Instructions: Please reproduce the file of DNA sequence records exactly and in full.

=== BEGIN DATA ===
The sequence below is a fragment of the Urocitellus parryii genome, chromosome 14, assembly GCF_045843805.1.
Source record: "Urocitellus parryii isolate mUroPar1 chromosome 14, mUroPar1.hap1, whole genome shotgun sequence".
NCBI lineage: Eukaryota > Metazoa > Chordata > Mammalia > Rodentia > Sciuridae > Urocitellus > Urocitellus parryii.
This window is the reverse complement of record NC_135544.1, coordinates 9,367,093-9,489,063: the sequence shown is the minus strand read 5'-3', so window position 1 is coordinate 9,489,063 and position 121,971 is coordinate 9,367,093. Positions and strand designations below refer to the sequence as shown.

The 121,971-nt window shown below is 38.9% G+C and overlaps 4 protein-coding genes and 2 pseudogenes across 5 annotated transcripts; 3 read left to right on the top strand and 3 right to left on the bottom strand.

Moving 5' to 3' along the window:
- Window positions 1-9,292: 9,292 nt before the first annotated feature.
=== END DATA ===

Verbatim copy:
The sequence below is a fragment of the Urocitellus parryii genome, chromosome 14, assembly GCF_045843805.1.
Source record: "Urocitellus parryii isolate mUroPar1 chromosome 14, mUroPar1.hap1, whole genome shotgun sequence".
NCBI lineage: Eukaryota > Metazoa > Chordata > Mammalia > Rodentia > Sciuridae > Urocitellus > Urocitellus parryii.
This window is the reverse complement of record NC_135544.1, coordinates 9,367,093-9,489,063: the sequence shown is the minus strand read 5'-3', so window position 1 is coordinate 9,489,063 and position 121,971 is coordinate 9,367,093. Positions and strand designations below refer to the sequence as shown.

The 121,971-nt window shown below is 38.9% G+C and overlaps 4 protein-coding genes and 2 pseudogenes across 5 annotated transcripts; 3 read left to right on the top strand and 3 right to left on the bottom strand.

Moving 5' to 3' along the window:
- Window positions 1-9,292: 9,292 nt before the first annotated feature.